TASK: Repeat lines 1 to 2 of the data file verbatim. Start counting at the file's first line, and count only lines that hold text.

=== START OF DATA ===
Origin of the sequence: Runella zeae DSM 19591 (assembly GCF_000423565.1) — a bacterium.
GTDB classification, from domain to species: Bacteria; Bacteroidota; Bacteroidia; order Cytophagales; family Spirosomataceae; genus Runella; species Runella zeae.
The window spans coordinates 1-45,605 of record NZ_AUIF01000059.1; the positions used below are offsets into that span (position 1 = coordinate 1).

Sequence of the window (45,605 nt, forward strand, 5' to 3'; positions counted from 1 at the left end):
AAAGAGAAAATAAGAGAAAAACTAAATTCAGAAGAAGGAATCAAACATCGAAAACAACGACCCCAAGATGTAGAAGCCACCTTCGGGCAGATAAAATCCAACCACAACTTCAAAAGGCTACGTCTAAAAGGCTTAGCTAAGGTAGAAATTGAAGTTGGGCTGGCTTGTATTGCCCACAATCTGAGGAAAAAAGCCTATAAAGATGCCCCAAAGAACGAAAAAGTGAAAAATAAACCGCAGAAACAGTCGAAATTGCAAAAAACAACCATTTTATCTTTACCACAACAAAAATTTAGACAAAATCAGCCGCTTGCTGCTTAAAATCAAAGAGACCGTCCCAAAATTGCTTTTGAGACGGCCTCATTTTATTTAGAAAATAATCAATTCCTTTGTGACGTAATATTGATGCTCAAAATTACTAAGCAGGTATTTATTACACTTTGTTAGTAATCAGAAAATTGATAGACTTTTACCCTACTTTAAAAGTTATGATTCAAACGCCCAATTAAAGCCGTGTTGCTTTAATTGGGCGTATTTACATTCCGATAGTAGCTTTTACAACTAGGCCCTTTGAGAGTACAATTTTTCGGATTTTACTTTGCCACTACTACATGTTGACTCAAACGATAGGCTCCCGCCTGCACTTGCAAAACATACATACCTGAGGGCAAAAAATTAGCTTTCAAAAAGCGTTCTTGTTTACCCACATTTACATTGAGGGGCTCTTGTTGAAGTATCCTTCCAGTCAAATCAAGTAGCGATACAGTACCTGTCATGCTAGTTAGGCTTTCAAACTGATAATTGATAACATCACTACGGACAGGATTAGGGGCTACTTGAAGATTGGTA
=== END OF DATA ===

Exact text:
Origin of the sequence: Runella zeae DSM 19591 (assembly GCF_000423565.1) — a bacterium.
GTDB classification, from domain to species: Bacteria; Bacteroidota; Bacteroidia; order Cytophagales; family Spirosomataceae; genus Runella; species Runella zeae.